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dc.contributor.advisorBecker, Catherina
dc.contributor.advisorLyons, David
dc.contributor.authorMysiak, Karolina Sandra
dc.date.accessioned2018-01-08T16:19:53Z
dc.date.available2018-01-08T16:19:53Z
dc.date.issued2016-06-27
dc.identifier.urihttp://hdl.handle.net/1842/25855
dc.description.abstractThe hallmark of an adult mammalian central nervous system is the inability to regenerate after an injury. Zebrafish, on the other hand, have an astounding regenerative capacity. After a spinal cord lesion, zebrafish can re-establish the damaged neuronal network and regain their swimming ability within weeks. This is partly due to the presence of the ependymal radial glia (ERGs), which line the wall of the central canal and act as the stem/progenitor cells of the spinal cord. Under homeostatic conditions the ERGs are largely quiescent, however, the lesion triggers them to proliferate and replace cells that have been lost due to the damage. Previous studies have shown that the regeneration of the motor neurons is affected by the signalling pathways similar to those governing the first development of these cells during embryogenesis, such as Sonic hedgehog, Notch and dopamine signalling. Serotonin (5-HT), similar to dopamine, is a monoaminergic neurotransmitter with a wide range of physiological and behavioural functions. It has also been shown to play a role during development of the nervous system. In this doctoral thesis I address the hypothesis that 5-HT has a positive effect on the development and adult regeneration of motor neurons. In addition, I expand on the previously discovered augmenting effect of dopamine on motor neuron development, by analysing the downstream pathways of its action. I show that during the development, incubating embryos in 5-HT increases the proliferation of the motor neuron progenitor (pMN) cells, which leads to augmented motor neuron production. RT-PCR on FAC sorted pMN cells highlights a number of serotonergic receptors that might be responsible for this effect. Although the downstream pathways are still unknown, 5-HT appears not to act on the sonic hedgehog canonical pathway, as shown by the unchanged expression of the hedgehog effector gene, patched2 after 5-HT treatment. I show that 5-HT does not affect the generation of vsx1+ or pax2a+ interneurons, suggesting that it has a predominant effect on motor neuron production. In the intact spinal cord of an adult zebrafish, the pMN-like ERGs express serotonergic receptors, indicating they are responsive to 5-HT stimulation. After a lesion, 5-HT administration enhances the proliferation of the pMN-like ERGs caudal to the lesion site resulting in an increase in the number of newborn motor neurons. Rostral to the lesion site, administration of exogenous 5-HT does not have an effect on the ERG proliferation, possibly due to the fact that the endogenous source of 5-HT, in the form of the descending axons, is still present and might already elicit a maximal response of the progenitor cells. 5-HT does not have an effect on the proliferation of the progenitor cells dorsal or ventral to the pMNlike domain, nor does it affect the regeneration of the serotonergic interneurons. These results suggest that 5-HT from the brain preferentially contributes to the regeneration of the motor neurons. Dopamine is another monoamine shown to enhance motor neuron production during the development and regeneration. To investigate the downstream pathways of dopamine signalling on motor neuron production during embryogenesis, RNA-sequencing was performed on FAC sorted pMN cells after a treatment with a dopamine agonist, pergolide. The results yielded 14 differentially expressed genes (FDR<0.05) with diverse functions in the cell, indicating that dopamine might act on multiple targets to promote motor neuron production. Taken together, these results demonstrate the positive effect of monoaminergic stimulation on motor neuron development and regeneration. They provide an insight into the pathways that govern the proliferation of stem/progenitor cells in the embryonic and adult spinal cord, which might contribute to the research working on enhancing adult neurogenesis in mammals.en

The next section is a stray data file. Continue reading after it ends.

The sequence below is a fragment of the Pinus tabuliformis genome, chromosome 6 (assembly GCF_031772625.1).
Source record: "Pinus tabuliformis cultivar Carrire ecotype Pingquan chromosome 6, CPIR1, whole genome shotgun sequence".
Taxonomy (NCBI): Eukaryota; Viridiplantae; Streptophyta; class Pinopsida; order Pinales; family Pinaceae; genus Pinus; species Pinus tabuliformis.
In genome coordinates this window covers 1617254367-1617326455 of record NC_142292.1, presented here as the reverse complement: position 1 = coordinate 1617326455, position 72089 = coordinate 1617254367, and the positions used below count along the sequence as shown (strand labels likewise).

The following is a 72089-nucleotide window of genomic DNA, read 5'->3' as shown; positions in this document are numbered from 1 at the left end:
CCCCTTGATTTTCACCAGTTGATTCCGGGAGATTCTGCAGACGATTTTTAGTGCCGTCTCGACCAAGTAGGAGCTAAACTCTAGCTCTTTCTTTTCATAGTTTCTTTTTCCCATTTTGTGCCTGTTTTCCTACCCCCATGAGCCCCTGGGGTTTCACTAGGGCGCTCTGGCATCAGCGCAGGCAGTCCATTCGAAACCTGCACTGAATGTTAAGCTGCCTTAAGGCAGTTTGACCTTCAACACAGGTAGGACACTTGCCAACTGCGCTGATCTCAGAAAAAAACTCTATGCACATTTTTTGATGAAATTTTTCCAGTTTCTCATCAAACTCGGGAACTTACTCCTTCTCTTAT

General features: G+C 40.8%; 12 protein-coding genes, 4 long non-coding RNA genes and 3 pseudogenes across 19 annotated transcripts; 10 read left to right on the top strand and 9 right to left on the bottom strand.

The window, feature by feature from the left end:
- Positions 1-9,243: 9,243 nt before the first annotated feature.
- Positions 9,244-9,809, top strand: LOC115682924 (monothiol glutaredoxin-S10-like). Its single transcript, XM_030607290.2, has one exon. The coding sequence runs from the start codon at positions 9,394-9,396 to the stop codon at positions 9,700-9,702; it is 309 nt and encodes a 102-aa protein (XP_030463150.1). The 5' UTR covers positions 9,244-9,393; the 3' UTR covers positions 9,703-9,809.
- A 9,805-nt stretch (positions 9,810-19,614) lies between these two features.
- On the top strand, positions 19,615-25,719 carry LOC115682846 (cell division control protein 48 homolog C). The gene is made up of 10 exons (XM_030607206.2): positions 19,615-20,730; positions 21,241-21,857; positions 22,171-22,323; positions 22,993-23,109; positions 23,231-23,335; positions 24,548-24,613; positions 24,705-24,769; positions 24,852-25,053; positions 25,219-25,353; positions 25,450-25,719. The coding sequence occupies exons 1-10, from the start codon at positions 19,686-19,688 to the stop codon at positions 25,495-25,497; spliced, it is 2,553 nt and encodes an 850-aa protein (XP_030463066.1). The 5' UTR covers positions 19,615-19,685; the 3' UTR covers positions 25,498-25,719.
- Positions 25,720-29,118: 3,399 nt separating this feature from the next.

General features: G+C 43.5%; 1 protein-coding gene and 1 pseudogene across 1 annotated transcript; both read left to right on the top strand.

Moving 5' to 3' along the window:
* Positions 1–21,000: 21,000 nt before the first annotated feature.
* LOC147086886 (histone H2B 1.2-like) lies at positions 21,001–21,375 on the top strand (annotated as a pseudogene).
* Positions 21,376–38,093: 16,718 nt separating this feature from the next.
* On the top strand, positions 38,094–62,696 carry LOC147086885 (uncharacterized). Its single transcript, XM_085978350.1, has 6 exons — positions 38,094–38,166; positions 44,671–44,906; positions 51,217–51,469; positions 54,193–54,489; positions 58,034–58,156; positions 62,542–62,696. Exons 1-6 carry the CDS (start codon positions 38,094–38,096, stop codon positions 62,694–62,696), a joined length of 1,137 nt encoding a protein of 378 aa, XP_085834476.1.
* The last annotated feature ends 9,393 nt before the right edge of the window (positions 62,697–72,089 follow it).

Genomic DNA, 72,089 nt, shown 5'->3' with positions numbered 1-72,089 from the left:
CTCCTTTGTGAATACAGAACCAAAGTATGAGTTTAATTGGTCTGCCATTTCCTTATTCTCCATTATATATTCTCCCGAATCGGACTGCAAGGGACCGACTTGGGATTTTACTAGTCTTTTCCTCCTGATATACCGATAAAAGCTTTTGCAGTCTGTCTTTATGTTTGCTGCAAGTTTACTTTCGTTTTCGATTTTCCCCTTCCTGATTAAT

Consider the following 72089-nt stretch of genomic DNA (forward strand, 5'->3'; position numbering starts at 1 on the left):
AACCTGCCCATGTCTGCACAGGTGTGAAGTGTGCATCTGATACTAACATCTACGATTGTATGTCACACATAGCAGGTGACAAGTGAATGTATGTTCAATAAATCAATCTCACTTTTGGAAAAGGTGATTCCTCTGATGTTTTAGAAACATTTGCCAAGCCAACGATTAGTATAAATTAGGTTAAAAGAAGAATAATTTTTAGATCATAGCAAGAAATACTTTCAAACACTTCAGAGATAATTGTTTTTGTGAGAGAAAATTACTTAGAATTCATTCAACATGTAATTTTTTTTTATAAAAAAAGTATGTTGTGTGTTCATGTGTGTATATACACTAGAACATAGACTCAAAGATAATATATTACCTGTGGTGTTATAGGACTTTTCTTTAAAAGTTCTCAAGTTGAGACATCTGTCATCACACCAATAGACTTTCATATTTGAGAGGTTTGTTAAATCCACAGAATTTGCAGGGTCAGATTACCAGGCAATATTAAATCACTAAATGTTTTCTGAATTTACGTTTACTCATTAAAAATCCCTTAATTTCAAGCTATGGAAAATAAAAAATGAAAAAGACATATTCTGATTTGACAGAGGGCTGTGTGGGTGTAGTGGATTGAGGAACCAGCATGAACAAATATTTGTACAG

dc.contributor.sponsorBiotechnology and Biological Sciences Research Council (BBSRC)en
dc.language.isoenen
dc.publisherThe University of Edinburghen
dc.relation.hasversionBarreiro‐Iglesias A, Mysiak KS, Scott AL, Reimer MM, Yang Y, Becker CG, Becker T (2015). Serotonin promotes development and regeneration of spinal motor neurons in zebrafish. Cell Reports 13, 924-932.en
dc.subjectserotoninen
dc.subjectdopamineen
dc.subjectspinal corden
dc.subjectneurogenesisen
dc.subjectmotor neuronen
dc.titleRole of monoamines in the development and regeneration of the zebrafish spinal corden
dc.typeThesis or Dissertationen
dc.type.qualificationlevelDoctoralen
dc.type.qualificationnamePhD Doctor of Philosophyen
dc.rights.embargodate2100-12-31en
dcterms.accessRightsRestricted Accessen


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